US Senate confirms China critic Katherine Tai as top trade rep

An image of Tai
Katherine Tai during the Biden transition period (Source: Voice of America/US Agency for Global Media/US Government/Associated Press).

China critic Katherine Tai will serve as the chief trade policymaker in the United States, per the blessing of Congress.

By Michael McGrady, Maritime Direct Americas & Pacific Correspondent

WASHINGTON — Katherine Tai, a high-profile critic of the Chinese government’s trade policies, was unanimously confirmed as the next US Trade Representative — the lead trade policy adviser to the Executive Office of President Joe Biden.

The final confirmation vote in the United States Senate was 98 to 0, unanimous with those present, notes a Bloomberg wire report.

Tai will oversee US trade policy inherited from former President Donald Trump’s tenure. Between the fallout from tariff hikes and a World Trade Organization (WTO) dispute between China and the US, Tai is said to be inheriting a ‘thorny’ policy environment.

Tai will be the first Asian American woman and the first woman of color to serve as the US Trade Representative. The new representative has also argued successfully on behalf of the United States in dispute arbitrations with China’s trade officials at the WTO during 2007 and 2014.

During her confirmation hearings, Tai outlined the administration’s policy platforms for trade and shipping. This is especially the case as it deals with transpacific trade between the world’s two largest economies. She will begin work immediately on ensuring that China will comply with the WTO rules outlined in the so-called Phase 1 trade deal with the United States that was reached in 2020.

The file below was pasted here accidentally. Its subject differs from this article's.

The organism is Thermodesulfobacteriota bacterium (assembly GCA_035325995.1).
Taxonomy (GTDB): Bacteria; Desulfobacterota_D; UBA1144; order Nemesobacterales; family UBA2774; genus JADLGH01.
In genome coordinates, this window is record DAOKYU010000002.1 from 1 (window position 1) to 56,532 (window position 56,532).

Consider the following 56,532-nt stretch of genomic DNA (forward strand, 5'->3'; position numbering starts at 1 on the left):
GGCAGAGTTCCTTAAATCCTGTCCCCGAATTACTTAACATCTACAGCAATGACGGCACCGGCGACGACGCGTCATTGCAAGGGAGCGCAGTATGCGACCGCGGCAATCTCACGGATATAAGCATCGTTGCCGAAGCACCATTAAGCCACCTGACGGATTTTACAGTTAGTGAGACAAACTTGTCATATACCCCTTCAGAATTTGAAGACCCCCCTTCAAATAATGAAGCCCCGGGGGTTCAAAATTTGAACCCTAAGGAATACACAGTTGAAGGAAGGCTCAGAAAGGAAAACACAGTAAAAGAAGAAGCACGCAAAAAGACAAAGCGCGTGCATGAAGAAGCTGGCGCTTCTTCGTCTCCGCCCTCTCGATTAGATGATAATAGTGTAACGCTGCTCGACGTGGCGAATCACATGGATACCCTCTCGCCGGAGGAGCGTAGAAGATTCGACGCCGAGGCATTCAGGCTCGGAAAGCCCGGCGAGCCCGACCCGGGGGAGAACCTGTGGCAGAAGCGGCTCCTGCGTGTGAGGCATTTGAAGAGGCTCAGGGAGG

“China is simultaneously a rival, a trade partner, and an outsized player whose cooperation we’ll also need to address certain global challenges,” Tai said in February. “We must remember how to walk, chew gum and play chess at the same time.”

She added in the same remarks: “That means here at home, we must prioritize resilience and make the investments in our people and our infrastructure to harness our potential, boost our competitiveness, and build a more inclusive prosperity. We must also impart the values and rules that guide global commerce — and we must enforce those terms vigorously.”

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